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Standard & Poor’s Ratings Services has issued its first report assessing the impact that a war in

  • Iraq could have on sovereign creditworthiness. The report states that governments that rely heavily upon commercial cross-border financing may be more at risk than rated sovereigns in the Middle East. 

    The article, entitled “The Consequences of a War in Iraq on Sovereign Credit Ratings”, states that Standard & Poor’s current 93 sovereign ratings include as a premise that a war with Iraq would be short and decisive. A longer war, however, would tilt the risk to the downside in key areas. These include:

    • Political risk. Standard & Poor’s believes that the current leadership of rated sovereigns in the Middle East can withstand economic and political shocks without losing the broad support of their populations for market-oriented programmes, and that public protests, if they occur, would not seriously threaten the existing institutional frameworks. The most serious risk could stem from policy mistakes made under the stress of regional conflict and of policy paralysis in the face of civil dissent, which, in turn, could result in lower ratings.

    • Growth prospects. A prolonged war would keep oil prices high, which, in turn, could lead to a global economic contraction. The fiscal accounts of many sovereigns would worsen, and trade and capital flows would fall. In such an environment, structural flaws in an economy may become more pronounced. Sovereign ratings that have a negative outlook (such as Brazil, Guatemala, Jamaica, Morocco, and the Philippines) would be particularly at risk.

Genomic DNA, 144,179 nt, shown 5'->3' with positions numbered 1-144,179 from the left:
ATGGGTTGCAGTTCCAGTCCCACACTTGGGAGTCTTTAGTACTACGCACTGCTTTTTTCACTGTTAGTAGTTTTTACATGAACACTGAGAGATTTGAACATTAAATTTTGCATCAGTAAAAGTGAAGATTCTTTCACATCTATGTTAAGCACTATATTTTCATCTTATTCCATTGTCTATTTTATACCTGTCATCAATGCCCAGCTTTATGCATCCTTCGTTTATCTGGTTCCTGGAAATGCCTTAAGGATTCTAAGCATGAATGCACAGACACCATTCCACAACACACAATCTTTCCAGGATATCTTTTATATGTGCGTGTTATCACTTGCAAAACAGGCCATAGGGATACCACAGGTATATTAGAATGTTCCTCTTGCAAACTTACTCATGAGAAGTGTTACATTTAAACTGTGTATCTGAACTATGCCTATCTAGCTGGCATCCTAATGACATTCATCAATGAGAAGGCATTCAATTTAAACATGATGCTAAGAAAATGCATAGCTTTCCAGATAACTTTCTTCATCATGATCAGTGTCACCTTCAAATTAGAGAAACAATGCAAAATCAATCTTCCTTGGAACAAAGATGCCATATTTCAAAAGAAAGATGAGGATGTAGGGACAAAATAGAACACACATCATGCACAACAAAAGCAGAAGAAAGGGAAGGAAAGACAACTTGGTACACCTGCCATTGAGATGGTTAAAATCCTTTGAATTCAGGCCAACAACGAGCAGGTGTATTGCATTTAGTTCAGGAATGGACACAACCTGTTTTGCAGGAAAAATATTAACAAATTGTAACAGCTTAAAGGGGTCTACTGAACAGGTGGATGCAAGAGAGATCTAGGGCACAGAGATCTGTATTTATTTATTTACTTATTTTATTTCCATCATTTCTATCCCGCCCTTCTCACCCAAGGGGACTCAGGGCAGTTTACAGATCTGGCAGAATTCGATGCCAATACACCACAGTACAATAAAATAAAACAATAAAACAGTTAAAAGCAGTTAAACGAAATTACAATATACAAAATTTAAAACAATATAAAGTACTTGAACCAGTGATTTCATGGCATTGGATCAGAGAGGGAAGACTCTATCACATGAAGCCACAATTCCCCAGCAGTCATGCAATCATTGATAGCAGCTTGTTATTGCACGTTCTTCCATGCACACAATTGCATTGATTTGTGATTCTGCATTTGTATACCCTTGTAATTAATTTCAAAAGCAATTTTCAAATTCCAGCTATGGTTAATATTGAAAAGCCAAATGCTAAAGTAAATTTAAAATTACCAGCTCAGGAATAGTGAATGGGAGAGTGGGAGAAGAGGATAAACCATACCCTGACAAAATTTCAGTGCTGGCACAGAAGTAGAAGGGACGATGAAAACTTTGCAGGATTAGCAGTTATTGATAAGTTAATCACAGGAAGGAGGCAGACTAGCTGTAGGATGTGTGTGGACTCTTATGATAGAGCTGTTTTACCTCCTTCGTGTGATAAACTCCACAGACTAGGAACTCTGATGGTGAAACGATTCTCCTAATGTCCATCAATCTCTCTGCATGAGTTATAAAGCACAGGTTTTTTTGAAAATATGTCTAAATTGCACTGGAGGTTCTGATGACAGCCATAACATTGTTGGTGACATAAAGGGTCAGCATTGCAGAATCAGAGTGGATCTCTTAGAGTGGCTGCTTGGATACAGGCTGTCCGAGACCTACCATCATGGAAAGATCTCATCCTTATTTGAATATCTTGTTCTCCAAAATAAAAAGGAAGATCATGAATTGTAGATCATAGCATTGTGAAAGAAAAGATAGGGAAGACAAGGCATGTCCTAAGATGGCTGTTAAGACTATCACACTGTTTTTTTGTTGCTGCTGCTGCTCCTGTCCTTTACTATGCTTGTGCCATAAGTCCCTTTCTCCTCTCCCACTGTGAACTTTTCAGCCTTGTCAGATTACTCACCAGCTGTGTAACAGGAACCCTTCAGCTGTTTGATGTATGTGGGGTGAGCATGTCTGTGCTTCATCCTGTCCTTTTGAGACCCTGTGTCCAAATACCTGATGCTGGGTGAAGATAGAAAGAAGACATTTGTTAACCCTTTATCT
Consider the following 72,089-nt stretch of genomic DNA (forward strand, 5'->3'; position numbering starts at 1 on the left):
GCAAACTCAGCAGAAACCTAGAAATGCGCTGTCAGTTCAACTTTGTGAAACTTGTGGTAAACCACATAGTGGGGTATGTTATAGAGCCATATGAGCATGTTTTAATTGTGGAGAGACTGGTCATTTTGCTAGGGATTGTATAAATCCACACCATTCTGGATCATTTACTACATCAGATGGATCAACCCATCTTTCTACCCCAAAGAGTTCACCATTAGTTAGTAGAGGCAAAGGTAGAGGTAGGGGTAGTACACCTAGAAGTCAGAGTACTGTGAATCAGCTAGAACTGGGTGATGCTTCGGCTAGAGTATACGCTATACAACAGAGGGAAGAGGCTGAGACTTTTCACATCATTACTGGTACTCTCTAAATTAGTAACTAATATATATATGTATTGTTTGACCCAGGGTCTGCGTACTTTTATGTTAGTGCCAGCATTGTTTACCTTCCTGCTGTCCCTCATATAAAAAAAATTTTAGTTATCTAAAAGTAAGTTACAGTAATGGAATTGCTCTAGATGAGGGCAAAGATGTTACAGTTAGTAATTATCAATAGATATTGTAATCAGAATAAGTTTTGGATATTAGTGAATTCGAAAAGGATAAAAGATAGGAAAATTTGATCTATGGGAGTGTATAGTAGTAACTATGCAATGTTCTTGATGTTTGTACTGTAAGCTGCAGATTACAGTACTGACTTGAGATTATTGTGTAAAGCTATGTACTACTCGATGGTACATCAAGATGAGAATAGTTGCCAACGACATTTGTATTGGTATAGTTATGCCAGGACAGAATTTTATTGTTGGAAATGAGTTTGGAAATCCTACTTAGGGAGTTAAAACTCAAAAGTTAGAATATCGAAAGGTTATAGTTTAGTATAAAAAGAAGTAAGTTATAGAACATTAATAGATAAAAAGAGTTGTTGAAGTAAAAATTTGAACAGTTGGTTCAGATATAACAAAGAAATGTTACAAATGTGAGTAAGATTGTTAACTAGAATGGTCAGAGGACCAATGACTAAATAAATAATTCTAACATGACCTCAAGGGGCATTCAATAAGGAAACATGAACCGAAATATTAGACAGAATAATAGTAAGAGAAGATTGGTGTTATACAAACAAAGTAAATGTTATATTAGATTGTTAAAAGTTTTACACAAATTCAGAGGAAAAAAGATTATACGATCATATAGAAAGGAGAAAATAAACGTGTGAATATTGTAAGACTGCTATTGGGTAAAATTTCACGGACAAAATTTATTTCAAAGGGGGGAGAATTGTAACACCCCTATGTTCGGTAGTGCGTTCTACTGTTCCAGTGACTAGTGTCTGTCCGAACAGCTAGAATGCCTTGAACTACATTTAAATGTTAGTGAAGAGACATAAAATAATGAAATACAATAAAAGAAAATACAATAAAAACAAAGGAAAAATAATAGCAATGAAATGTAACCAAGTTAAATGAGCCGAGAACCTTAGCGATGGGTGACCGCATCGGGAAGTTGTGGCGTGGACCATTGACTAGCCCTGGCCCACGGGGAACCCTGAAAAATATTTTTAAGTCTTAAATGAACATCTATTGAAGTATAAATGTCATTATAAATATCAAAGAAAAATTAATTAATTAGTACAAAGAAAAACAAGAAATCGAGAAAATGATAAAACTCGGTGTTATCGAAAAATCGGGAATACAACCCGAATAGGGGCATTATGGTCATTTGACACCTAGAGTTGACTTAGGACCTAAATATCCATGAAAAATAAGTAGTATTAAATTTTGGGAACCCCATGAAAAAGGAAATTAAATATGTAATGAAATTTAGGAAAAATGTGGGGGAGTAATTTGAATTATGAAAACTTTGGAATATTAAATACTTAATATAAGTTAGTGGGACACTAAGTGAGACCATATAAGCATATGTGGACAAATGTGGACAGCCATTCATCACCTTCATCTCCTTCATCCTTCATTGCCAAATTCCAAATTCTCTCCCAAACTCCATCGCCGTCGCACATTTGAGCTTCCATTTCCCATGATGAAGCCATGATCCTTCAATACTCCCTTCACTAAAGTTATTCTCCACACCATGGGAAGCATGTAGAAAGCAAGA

• Fiscal flexibility. Several sovereigns (notably Brazil, Israel, Lebanon, the Philippines, and Turkey) enter this period of uncertainty with the declared aim of tightening their fiscal stance. However, the ability of governments to raise revenue and cut spending will diminish if a war is prolonged, and ratings could suffer where reductions in budget deficits do not occur.

    • External finances. Heightened uncertainty during a war would likely lead to increased risk aversion on the part of international banks and cross-border investors. Countries with large commercial external financing requirements (be they from the public or private sectors) would be at greater risk than those that do not rely upon confidence-sensitive capital flows. Sovereign ratings at risk during a prolonged conflict would include those of Brazil, Jamaica, and Turkey. To a lesser extent, the ratings of Belize, the Dominican Republic, Mexico, and the Philippines could also come under pressure.

    The study concludes by noting that a war of limited duration would have little negative impact on current sovereign ratings. However, according to sovereign analyst John Chambers, a more difficult war would be a greater challenge, one that will not necessarily lessen as the distance from Baghdad increases. “Sovereigns that rely upon commercial cross-border debt to finance external borrowing requirements or that enter this period with an inappropriately loose fiscal stance may be far from the conflict but could have their creditworthiness hurt more than those nations closer to the fray,” he concludes.